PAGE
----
National Arenas Association (NAA) chair Lucy Noble has outlined the implications of the UK government’s “Plan B” measures for live music in a new interview with IQ.
In an effort to combat the spread of the Omicron variant, prime minister Boris Johnson announced last night that the wearing of face masks will be mandated in all venues from next Wednesday (15 December), and vaccine passports will be required to gain entry.
Johnson said the new rules, which include negative LFTs following extended lobbying by the live sector, would “help to keep these events and venues open at full capacity, while giving everyone who attends them confidence that those around them have done the responsible thing to minimise risk to others”.
Noble, who is artistic director at London’s Royal Albert Hall, anticipates the tightened regulations to hit public demand at what is traditionally a busy time of year.
I’M MOSTLY WORRIED ABOUT THE IMPACT ON TICKET SALES
“I think ticket sales and attendances will be impacted,” she says. “I think there will be more no-shows over the coming weeks. And it’s going to cost arenas to check everyone – it’s a huge undertaking, a huge cost and it also impacts on customer service. But I think we can get over all of that; I’m mostly worried about the impact on ticket sales.”
Noble says ticket sales had been “really strong” before declining slightly amid the emergence of the new Covid variant last month. She adds the significant volume of no-shows reported by other venues had not been replicated at the Hall, which took out a £20 million loan from the government’s Culture Recovery Fund last year.
“People see the Royal Albert Hall as a really special night out, so they don’t really want to forego that,” she surmises. “Events always see no shows, but ours are at the same level as they were before the pandemic.”
Meanwhile, the Hall’s 150th anniversary celebrations, which were due to kick off on 29 March 2021 – exactly 150 years to the day of its opening – will now extend to 2023 due to the disruption caused by Covid-19.
“It was sad that we were shut for our actual 150th birthday,” reflects Noble. “But what was exciting was that we had commissioned [composer] David Arnold to write a piece to celebrate the Hall’s 150th birthday and that, fortuitously, landed on the day that we could open at full capacity – 19 July.
“That was a wonderful way to come out of the pandemic, but also to celebrate the hall’s anniversary and it was a great concert. We have lots of other exciting things planned for it – we plan to extend it through to the end of 2023 now – so we’re just going to have a long 150th birthday.”
I’M FEELING POSITIVE ABOUT OUR RECOVERY AS AN INDUSTRY
Noble, who previously held a hybrid commercial/artistic role at the venue, was recently appointed as its first artistic director by CEO Craig Hassall. The Hall is also recruiting a new chief operating officer in 2022.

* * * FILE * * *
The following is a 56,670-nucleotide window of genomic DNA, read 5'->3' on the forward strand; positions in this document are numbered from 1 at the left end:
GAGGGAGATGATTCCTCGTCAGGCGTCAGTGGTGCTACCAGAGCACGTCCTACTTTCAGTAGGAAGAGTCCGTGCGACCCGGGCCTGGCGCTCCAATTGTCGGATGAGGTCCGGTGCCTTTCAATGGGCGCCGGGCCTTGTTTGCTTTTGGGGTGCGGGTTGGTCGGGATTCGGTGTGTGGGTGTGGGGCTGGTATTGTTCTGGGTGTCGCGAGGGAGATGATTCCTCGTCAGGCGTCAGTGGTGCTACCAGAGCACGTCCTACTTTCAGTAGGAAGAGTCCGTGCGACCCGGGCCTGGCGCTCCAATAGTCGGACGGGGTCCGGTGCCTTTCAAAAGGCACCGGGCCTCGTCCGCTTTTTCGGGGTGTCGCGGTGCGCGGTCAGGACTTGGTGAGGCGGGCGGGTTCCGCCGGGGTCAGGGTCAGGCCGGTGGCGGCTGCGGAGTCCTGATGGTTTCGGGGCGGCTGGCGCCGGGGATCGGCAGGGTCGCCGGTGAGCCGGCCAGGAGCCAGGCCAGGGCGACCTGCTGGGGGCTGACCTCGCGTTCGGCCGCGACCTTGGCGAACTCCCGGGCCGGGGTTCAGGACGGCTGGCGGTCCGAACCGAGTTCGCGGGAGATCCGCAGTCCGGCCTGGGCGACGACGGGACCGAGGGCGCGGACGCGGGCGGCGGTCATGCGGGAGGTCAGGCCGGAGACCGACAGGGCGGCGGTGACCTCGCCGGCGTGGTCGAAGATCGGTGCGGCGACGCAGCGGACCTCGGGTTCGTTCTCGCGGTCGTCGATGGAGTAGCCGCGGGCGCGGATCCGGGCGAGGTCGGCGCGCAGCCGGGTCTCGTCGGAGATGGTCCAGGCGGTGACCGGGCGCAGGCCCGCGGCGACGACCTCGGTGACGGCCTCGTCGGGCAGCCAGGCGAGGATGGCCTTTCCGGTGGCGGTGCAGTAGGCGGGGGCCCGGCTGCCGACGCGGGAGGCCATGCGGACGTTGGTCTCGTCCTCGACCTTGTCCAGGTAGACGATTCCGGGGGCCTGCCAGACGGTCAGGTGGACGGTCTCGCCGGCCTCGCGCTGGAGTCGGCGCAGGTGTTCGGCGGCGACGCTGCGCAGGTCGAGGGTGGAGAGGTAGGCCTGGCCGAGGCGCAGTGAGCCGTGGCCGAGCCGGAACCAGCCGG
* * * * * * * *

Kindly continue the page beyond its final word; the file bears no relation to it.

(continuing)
“We’re about to embark on our next business plan, and sustainability is a big pillar of that, along with diversity and innovation,” she explains. “We want to think of our talent pipeline, and our future artists and audiences as well.
“We’ll also be looking at the whole visitor experience for the Royal Albert Hall, so it’s not just about the performance; it’s about the Hall becoming a destination in the daytime as well and opening it up more.
“In the new year, we’ll announce a new associate artist scheme where we’re going to be working with younger artists. It will be the first time the Hall has ever done that and we’re quite excited about it.”
Artists scheduled to play the venue in 2022 include Eric Clapton, James Arthur, Brian Wilson, Gladys Knight, Joe Bonamassa and Frankie Valli and the Four Seasons.
Noble, who succeeded Motorpoint Arena Nottingham chief Martin Ingham as NAA chair in 2019, adds she has been impressed by the teamwork displayed by the events sector and singles out new trade body LIVE for special praise.
“We were able to influence government to a certain point,” she says. “When [the pandemic] first started, we had no voice at all. So that’s been key. I’ve enjoyed working with my industry colleagues in a way that we never have done before. If there’s one good thing to come out of this, it’s that there is a stronger, more unified voice across the industry – and that’s going to be a great thing moving forward for the whole industry.”
She concludes: “For the NAA, the pandemic has taken up so much of our time, but sustainability will be high on the agenda moving forward. We’ve all got a common goal to improve and work together to eventually work towards net zero
“At the moment, we’re right in the middle of this new variant and I don’t know what that will bring. But I’m feeling positive about our recovery as an industry.”
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